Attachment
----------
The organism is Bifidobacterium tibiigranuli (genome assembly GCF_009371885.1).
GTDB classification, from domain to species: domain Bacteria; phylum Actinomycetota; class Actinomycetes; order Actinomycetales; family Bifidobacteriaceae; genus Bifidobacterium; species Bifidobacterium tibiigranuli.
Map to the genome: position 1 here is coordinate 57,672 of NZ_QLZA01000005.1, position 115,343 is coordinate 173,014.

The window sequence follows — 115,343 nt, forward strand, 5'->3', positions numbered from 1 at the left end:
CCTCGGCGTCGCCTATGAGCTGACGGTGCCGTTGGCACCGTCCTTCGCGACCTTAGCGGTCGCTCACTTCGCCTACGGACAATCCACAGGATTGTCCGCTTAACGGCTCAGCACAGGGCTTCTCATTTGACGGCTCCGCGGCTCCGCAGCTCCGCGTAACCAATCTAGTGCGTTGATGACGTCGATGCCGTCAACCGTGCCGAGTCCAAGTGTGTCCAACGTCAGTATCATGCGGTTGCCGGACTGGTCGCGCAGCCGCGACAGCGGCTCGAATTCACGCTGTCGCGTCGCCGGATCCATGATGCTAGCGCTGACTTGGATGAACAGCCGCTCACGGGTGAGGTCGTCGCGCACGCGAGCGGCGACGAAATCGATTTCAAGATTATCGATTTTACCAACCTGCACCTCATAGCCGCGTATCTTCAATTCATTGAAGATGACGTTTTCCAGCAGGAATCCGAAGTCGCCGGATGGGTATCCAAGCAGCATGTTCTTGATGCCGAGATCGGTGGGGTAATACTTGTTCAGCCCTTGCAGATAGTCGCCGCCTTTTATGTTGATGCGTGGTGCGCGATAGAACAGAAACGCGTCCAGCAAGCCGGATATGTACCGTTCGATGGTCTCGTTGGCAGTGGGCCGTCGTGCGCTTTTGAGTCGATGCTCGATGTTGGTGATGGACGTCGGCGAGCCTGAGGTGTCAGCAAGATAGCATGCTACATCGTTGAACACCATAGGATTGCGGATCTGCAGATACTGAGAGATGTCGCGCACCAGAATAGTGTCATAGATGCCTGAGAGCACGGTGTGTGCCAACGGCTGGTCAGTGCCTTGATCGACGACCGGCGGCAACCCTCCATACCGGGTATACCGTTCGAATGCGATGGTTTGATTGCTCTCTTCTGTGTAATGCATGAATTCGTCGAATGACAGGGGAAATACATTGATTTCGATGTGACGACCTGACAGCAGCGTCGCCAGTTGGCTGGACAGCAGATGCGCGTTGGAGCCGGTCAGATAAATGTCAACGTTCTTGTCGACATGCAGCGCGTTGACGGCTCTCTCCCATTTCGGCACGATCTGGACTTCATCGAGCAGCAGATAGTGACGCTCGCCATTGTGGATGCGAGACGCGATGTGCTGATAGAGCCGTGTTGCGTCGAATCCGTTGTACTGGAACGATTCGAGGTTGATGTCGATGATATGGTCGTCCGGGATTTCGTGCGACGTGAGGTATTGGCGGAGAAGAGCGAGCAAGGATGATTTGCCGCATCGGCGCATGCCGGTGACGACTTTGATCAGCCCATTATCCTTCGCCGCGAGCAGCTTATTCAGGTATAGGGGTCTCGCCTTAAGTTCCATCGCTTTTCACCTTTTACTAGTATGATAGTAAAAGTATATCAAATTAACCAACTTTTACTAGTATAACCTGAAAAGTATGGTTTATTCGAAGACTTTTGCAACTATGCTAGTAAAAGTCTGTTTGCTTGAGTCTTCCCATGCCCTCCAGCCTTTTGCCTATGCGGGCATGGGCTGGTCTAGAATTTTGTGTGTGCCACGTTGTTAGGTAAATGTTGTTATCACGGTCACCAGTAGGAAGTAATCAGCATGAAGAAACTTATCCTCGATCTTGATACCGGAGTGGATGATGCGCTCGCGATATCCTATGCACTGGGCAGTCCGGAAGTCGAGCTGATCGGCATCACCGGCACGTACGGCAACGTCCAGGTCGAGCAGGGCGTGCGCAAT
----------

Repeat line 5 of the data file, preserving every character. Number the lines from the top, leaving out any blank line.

CCTCGGCGTCGCCTATGAGCTGACGGTGCCGTTGGCACCGTCCTTCGCGACCTTAGCGGTCGCTCACTTCGCCTACGGACAATCCACAGGATTGTCCGCTTAACGGCTCAGCACAGGGCTTCTCATTTGACGGCTCCGCGGCTCCGCAGCTCCGCGTAACCAATCTAGTGCGTTGATGACGTCGATGCCGTCAACCGTGCCGAGTCCAAGTGTGTCCAACGTCAGTATCATGCGGTTGCCGGACTGGTCGCGCAGCCGCGACAGCGGCTCGAATTCACGCTGTCGCGTCGCCGGATCCATGATGCTAGCGCTGACTTGGATGAACAGCCGCTCACGGGTGAGGTCGTCGCGCACGCGAGCGGCGACGAAATCGATTTCAAGATTATCGATTTTACCAACCTGCACCTCATAGCCGCGTATCTTCAATTCATTGAAGATGACGTTTTCCAGCAGGAATCCGAAGTCGCCGGATGGGTATCCAAGCAGCATGTTCTTGATGCCGAGATCGGTGGGGTAATACTTGTTCAGCCCTTGCAGATAGTCGCCGCCTTTTATGTTGATGCGTGGTGCGCGATAGAACAGAAACGCGTCCAGCAAGCCGGATATGTACCGTTCGATGGTCTCGTTGGCAGTGGGCCGTCGTGCGCTTTTGAGTCGATGCTCGATGTTGGTGATGGACGTCGGCGAGCCTGAGGTGTCAGCAAGATAGCATGCTACATCGTTGAACACCATAGGATTGCGGATCTGCAGATACTGAGAGATGTCGCGCACCAGAATAGTGTCATAGATGCCTGAGAGCACGGTGTGTGCCAACGGCTGGTCAGTGCCTTGATCGACGACCGGCGGCAACCCTCCATACCGGGTATACCGTTCGAATGCGATGGTTTGATTGCTCTCTTCTGTGTAATGCATGAATTCGTCGAATGACAGGGGAAATACATTGATTTCGATGTGACGACCTGACAGCAGCGTCGCCAGTTGGCTGGACAGCAGATGCGCGTTGGAGCCGGTCAGATAAATGTCAACGTTCTTGTCGACATGCAGCGCGTTGACGGCTCTCTCCCATTTCGGCACGATCTGGACTTCATCGAGCAGCAGATAGTGACGCTCGCCATTGTGGATGCGAGACGCGATGTGCTGATAGAGCCGTGTTGCGTCGAATCCGTTGTACTGGAACGATTCGAGGTTGATGTCGATGATATGGTCGTCCGGGATTTCGTGCGACGTGAGGTATTGGCGGAGAAGAGCGAGCAAGGATGATTTGCCGCATCGGCGCATGCCGGTGACGACTTTGATCAGCCCATTATCCTTCGCCGCGAGCAGCTTATTCAGGTATAGGGGTCTCGCCTTAAGTTCCATCGCTTTTCACCTTTTACTAGTATGATAGTAAAAGTATATCAAATTAACCAACTTTTACTAGTATAACCTGAAAAGTATGGTTTATTCGAAGACTTTTGCAACTATGCTAGTAAAAGTCTGTTTGCTTGAGTCTTCCCATGCCCTCCAGCCTTTTGCCTATGCGGGCATGGGCTGGTCTAGAATTTTGTGTGTGCCACGTTGTTAGGTAAATGTTGTTATCACGGTCACCAGTAGGAAGTAATCAGCATGAAGAAACTTATCCTCGATCTTGATACCGGAGTGGATGATGCGCTCGCGATATCCTATGCACTGGGCAGTCCGGAAGTCGAGCTGATCGGCATCACCGGCACGTACGGCAACGTCCAGGTCGAGCAGGGCGTGCGCAAT